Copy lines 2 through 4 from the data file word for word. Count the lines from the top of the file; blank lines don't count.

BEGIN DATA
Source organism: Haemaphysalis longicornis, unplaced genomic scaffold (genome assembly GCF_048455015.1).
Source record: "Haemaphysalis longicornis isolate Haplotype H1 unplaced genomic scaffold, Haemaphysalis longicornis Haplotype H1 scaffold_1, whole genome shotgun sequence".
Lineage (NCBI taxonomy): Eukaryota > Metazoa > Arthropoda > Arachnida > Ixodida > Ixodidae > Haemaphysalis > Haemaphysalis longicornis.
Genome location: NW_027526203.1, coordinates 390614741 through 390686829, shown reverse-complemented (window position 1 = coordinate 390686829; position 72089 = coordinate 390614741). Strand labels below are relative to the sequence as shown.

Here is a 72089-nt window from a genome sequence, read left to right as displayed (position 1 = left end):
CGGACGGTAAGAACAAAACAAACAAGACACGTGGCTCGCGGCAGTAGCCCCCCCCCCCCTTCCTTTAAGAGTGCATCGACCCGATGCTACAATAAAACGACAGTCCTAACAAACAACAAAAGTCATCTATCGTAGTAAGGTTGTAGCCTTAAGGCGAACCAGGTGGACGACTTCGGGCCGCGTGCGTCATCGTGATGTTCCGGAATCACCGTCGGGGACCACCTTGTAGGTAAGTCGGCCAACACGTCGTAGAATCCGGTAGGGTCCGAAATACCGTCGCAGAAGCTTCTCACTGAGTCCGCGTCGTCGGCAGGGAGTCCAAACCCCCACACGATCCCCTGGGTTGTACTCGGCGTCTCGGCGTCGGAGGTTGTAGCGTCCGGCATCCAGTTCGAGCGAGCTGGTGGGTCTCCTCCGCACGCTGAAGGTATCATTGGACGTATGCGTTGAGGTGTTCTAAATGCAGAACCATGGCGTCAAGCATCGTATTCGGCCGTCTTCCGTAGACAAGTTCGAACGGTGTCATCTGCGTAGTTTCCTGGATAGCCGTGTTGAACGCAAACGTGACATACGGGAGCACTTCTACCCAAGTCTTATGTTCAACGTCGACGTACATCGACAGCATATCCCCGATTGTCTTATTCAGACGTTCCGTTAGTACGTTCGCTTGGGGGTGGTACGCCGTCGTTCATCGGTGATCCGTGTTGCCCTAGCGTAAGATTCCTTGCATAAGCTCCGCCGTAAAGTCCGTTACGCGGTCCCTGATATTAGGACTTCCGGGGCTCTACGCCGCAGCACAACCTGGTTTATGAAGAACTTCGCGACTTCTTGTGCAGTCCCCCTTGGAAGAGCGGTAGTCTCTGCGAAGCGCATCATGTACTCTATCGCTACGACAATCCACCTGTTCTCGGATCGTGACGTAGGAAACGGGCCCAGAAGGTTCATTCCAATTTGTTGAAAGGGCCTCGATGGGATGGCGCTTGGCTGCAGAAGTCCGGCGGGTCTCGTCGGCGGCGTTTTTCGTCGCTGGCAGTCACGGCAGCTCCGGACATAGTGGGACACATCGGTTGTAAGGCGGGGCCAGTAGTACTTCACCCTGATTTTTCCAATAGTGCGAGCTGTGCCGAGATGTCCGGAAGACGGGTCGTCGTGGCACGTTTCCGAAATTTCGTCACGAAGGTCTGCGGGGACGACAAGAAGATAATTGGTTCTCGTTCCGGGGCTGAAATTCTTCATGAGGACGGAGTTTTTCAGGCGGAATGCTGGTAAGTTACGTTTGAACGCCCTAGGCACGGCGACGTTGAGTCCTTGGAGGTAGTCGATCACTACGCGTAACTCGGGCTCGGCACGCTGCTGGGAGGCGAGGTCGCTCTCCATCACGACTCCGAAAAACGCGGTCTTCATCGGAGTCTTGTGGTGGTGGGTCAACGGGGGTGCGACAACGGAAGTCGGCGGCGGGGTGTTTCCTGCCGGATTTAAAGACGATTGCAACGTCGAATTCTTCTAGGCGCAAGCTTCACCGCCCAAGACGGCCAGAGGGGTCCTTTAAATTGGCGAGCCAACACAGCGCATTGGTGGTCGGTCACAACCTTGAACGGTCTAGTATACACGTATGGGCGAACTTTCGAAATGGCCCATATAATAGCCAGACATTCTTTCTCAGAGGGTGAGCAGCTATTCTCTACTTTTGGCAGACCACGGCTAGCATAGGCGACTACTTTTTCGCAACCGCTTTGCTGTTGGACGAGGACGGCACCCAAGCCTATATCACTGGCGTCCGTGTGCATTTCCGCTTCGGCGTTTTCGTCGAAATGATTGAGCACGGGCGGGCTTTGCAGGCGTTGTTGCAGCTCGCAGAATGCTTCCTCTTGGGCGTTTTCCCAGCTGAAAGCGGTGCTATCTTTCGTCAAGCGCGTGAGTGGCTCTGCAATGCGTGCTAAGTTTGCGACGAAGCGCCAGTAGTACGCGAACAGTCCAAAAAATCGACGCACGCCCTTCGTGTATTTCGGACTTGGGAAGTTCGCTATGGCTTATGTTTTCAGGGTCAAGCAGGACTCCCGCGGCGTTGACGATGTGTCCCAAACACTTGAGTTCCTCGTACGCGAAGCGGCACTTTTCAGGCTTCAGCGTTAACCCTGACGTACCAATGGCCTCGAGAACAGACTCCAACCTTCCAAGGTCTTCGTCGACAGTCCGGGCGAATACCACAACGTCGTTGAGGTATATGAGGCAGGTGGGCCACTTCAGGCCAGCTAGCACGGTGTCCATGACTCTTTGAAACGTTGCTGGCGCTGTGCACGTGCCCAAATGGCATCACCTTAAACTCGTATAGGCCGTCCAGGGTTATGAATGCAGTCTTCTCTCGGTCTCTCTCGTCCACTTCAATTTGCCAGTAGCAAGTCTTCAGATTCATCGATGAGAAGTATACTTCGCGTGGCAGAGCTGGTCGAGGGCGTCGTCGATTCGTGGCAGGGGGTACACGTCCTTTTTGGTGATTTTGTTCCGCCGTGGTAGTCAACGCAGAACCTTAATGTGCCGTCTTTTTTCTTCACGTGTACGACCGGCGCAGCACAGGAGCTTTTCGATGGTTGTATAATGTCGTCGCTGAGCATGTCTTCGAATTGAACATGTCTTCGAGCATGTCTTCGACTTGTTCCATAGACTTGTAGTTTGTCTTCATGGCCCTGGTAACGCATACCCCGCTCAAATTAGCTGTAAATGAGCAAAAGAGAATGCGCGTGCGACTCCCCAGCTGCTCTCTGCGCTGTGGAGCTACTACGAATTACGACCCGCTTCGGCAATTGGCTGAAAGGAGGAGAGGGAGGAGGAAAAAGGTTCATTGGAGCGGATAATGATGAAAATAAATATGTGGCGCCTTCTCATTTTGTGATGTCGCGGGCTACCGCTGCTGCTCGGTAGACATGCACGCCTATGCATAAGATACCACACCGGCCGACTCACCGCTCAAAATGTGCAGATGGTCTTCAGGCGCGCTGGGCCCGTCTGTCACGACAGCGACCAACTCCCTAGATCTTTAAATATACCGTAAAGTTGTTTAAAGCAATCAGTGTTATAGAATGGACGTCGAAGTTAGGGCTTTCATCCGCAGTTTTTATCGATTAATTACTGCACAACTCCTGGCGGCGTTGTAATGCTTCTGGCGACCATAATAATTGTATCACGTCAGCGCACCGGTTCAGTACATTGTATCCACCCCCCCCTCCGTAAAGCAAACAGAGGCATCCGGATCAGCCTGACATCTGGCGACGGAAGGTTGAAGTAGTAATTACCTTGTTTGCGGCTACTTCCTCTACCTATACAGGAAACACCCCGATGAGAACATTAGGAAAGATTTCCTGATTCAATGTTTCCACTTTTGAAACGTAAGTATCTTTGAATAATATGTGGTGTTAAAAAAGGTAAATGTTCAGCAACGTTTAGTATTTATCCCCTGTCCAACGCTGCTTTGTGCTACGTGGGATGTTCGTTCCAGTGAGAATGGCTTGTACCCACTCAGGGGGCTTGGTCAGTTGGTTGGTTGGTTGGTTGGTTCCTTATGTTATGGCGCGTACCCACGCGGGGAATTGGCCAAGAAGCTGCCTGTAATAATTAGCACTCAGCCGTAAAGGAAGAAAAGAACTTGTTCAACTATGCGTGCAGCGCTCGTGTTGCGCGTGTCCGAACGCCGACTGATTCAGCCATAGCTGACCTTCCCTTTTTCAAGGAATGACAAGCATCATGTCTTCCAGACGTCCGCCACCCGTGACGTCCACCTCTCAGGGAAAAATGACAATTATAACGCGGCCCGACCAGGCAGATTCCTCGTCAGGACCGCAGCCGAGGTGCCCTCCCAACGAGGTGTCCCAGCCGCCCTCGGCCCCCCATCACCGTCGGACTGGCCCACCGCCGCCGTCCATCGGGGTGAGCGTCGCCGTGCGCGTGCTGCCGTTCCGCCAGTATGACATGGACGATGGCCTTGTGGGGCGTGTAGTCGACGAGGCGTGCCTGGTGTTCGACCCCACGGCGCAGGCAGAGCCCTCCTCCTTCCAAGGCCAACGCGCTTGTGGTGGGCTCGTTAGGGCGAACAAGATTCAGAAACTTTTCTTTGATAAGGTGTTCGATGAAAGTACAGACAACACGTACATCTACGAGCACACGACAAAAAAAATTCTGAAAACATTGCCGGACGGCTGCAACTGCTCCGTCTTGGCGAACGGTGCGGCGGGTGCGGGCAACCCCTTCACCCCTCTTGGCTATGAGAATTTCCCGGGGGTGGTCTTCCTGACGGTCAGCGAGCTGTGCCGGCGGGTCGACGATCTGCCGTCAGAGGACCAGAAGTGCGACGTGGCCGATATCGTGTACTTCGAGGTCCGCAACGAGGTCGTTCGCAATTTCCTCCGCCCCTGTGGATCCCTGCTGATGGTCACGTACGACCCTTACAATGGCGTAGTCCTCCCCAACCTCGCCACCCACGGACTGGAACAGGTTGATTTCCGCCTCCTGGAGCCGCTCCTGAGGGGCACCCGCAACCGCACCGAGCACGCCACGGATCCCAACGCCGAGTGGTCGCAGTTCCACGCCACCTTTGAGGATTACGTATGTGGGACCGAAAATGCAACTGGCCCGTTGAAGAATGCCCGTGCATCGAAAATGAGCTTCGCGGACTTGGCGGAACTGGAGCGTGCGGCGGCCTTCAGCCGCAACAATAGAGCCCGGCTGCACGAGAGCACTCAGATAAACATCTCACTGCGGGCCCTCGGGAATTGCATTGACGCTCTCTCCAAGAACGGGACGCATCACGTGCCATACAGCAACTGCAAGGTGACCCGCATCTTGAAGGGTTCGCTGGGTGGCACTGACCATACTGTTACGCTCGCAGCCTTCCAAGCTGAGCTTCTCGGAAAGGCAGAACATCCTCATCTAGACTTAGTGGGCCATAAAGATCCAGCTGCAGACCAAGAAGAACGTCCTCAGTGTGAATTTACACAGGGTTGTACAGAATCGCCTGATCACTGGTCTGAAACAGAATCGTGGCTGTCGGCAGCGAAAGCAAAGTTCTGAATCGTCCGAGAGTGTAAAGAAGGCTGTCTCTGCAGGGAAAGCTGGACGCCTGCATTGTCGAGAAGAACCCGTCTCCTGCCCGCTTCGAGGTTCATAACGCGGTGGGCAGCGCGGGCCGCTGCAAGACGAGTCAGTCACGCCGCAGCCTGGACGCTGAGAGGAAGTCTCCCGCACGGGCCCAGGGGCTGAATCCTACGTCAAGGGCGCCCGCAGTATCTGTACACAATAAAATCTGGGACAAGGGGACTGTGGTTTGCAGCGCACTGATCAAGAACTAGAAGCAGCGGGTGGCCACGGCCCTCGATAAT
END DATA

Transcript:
Source record: "Haemaphysalis longicornis isolate Haplotype H1 unplaced genomic scaffold, Haemaphysalis longicornis Haplotype H1 scaffold_1, whole genome shotgun sequence".
Lineage (NCBI taxonomy): Eukaryota > Metazoa > Arthropoda > Arachnida > Ixodida > Ixodidae > Haemaphysalis > Haemaphysalis longicornis.
Genome location: NW_027526203.1, coordinates 390614741 through 390686829, shown reverse-complemented (window position 1 = coordinate 390686829; position 72089 = coordinate 390614741). Strand labels below are relative to the sequence as shown.